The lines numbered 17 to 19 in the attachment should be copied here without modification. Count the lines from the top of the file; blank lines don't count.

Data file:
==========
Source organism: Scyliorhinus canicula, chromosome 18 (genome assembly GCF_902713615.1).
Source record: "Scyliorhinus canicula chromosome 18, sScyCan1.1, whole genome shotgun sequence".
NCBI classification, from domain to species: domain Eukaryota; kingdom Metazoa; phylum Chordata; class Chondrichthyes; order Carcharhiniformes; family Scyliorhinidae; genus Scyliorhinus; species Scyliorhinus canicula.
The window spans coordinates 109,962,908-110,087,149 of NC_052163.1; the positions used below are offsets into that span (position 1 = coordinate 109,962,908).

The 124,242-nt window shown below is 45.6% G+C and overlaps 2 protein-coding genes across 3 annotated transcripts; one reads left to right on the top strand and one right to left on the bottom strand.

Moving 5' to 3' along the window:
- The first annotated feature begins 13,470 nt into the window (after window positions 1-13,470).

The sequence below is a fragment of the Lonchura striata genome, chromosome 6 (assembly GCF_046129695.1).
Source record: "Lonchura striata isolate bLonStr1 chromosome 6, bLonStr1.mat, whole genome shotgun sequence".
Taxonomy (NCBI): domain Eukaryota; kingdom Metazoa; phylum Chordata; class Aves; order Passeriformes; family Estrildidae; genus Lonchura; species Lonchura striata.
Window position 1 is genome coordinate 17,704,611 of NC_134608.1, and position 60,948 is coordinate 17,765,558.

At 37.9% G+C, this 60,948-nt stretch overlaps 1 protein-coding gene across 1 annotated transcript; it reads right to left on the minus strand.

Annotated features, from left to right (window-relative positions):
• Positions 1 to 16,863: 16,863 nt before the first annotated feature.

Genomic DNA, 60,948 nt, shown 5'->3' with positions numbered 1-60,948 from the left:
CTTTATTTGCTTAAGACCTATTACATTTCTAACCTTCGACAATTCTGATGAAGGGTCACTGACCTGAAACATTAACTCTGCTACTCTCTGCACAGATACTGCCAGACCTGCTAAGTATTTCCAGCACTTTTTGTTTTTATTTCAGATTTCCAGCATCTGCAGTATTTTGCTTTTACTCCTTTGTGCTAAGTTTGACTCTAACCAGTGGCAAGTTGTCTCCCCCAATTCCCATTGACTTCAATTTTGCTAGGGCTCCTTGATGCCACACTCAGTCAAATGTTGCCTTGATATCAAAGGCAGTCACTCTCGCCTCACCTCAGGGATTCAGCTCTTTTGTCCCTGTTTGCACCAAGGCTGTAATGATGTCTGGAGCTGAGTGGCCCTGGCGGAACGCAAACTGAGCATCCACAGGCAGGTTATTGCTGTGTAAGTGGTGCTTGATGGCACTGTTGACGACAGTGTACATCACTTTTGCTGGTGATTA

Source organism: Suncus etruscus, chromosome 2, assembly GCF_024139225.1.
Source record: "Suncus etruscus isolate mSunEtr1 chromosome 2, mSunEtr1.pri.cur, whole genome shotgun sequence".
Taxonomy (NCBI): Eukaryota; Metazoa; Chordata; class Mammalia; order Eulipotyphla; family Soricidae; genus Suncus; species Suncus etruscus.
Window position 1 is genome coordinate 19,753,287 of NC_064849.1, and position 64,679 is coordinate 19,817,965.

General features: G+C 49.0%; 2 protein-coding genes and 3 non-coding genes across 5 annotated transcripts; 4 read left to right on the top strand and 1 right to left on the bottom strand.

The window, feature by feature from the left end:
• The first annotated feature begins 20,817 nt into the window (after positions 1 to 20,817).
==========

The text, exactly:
Source organism: Suncus etruscus, chromosome 2, assembly GCF_024139225.1.
Source record: "Suncus etruscus isolate mSunEtr1 chromosome 2, mSunEtr1.pri.cur, whole genome shotgun sequence".
Taxonomy (NCBI): Eukaryota; Metazoa; Chordata; class Mammalia; order Eulipotyphla; family Soricidae; genus Suncus; species Suncus etruscus.